Read Don't Start the Revolution Without Me! by Jesse Ventura Free Online

Ebook Don't Start the Revolution Without Me! by Jesse Ventura read! Book Title: Don't Start the Revolution Without Me!
The author of the book: Jesse Ventura
Language: English
Format files: PDF
The size of the: 13.81 MB
Edition: Skyhorse Publishing
Date of issue: April 1st 2008
ISBN: 1602392730
ISBN 13: 9781602392731

Read full description of the books Don't Start the Revolution Without Me!:

A slightly embarrassing read, but my curiosity got the better of me after I saw this on a friend's shelf. Ventura won't be mistaken for a policy wonk anytime soon, but he does have a fierce independent streak that's somewhat refreshing. The book reads like flash paper, and seems to have been written in about as much time, mostly comprised of Ventura's tape-recorded reflections as he and his wife drive to Mexico . A few times Ventura tries to frame a larger issue -- namely, whether he'll run for president in 2008 -- but this feels tacked on. Ventura does have a pretty fascinating life, though, and rails passionately against our two-party system, providing some nice anecdotes along the way about his own come-from-behind candidacy in MN. I am tempted to classify him as a libertarian, except he doesn't seem like much of an ideologue, at various points touting his efforts to fund public transportation in MN and describing his openness to government involvement in the provision of health care. Mostly, Ventura wants small government to preserve civil liberties, and appears socially liberal precisely because he thinks government should be small.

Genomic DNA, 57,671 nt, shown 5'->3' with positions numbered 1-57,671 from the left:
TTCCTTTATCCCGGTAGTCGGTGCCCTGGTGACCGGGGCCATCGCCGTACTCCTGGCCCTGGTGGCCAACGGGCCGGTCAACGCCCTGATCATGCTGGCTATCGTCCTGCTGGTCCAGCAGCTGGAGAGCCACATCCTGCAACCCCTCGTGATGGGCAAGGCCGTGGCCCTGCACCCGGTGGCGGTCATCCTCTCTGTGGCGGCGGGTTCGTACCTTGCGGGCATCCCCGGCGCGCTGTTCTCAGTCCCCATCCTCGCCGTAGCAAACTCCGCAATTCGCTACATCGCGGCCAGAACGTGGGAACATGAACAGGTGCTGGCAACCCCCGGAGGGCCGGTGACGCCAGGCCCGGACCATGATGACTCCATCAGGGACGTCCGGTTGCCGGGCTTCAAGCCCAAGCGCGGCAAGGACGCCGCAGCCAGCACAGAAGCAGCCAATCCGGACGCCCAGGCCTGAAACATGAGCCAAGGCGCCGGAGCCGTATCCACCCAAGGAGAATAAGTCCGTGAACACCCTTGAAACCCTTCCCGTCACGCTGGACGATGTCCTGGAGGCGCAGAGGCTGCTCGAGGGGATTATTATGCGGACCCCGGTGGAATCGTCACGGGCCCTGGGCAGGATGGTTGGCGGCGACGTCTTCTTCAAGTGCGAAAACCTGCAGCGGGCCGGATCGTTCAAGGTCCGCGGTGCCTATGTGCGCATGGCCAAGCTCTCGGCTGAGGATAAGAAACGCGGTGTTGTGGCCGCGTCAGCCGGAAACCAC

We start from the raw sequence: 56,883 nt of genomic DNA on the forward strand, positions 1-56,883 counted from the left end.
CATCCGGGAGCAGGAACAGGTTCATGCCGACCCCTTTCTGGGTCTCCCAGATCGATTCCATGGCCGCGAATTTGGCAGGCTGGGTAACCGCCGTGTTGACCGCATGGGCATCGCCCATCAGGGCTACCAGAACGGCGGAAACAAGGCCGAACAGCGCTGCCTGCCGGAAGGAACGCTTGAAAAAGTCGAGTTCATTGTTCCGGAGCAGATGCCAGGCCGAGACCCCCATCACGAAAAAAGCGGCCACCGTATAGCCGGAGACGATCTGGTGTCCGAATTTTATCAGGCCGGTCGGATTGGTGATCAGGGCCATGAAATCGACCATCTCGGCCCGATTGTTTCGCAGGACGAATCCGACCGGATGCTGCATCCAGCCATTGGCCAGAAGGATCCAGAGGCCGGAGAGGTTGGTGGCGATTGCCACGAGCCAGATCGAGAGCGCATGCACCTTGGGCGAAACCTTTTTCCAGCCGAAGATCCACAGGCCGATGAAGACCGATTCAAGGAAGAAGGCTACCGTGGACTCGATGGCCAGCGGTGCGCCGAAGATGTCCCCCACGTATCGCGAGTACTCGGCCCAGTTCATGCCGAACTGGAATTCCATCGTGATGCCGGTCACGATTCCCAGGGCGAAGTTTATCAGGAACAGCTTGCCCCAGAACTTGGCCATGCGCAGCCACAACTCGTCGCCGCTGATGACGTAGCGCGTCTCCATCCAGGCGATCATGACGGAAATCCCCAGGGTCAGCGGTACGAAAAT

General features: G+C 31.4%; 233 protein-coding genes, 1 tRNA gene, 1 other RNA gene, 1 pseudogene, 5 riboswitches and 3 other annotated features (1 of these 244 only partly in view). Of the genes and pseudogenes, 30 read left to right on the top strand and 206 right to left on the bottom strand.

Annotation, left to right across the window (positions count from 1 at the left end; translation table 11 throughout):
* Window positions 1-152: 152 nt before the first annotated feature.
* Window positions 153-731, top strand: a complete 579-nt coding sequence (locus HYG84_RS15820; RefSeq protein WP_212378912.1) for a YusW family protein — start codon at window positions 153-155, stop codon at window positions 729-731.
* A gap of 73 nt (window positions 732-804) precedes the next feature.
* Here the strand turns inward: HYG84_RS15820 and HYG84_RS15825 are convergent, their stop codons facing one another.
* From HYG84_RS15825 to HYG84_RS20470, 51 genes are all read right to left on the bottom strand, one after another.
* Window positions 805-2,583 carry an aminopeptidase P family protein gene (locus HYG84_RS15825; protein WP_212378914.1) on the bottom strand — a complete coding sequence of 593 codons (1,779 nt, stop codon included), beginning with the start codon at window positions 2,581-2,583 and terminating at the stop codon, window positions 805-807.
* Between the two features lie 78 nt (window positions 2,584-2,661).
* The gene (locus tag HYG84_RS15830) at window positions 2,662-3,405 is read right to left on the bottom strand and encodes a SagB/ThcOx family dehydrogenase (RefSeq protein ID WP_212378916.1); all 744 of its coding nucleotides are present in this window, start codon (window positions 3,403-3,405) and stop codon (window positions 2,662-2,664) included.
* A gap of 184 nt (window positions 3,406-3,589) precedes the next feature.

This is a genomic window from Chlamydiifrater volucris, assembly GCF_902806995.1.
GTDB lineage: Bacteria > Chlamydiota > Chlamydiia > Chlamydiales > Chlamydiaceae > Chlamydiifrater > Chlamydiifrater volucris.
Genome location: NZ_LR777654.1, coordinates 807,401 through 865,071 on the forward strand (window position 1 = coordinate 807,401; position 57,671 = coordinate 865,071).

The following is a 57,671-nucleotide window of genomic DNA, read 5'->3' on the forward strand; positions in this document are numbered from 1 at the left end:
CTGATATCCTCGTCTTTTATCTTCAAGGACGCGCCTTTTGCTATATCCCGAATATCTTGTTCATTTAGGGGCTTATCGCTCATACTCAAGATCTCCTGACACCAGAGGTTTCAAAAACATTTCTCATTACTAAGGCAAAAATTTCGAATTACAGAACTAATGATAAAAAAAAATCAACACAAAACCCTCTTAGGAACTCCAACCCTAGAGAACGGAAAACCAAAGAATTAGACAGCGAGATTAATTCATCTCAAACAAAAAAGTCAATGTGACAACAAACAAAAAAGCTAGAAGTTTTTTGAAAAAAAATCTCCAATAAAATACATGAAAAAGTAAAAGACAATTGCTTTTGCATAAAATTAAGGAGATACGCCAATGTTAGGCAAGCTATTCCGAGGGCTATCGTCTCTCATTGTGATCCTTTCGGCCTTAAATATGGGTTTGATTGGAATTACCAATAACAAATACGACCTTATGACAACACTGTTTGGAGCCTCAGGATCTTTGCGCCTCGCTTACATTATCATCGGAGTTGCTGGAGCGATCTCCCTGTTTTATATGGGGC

Ventura's background as a Navy SEAL allows him to make arguments that others simply could not get away with, too, such as abolishing the pledge of allegiance (which he says smacks of the kind of compulsory oath China might require of their schoolchildren). Ventura rarely seems restrained, talking openly about being questioned by the CIA after meeting with Castro in Cuba, as well as his official interactions with intelligence and security agencies in the aftermath of 9/11. There's bravery in his openness, which makes for an engaging read, if not always a thoughtful one. And that’s Ventura’s Achilles' heel: he never examines anything too carefully. Ventura often fails even to acknowledge the major counterarguments against his ideas, which makes him look paperweight and lacking the kind of careful consideration one would hope is a benchmark of a former governor and potential presidential candidate. Ventura has his oddities, as well (aside from the WWF), railing for a while on the JFK conspiracy and his own suspicions about 9/11. Again, his arguments suffer because he fails even to note other reasonable, clear-eyed explanations. This book is a curiosity, and not recommended much beyond that.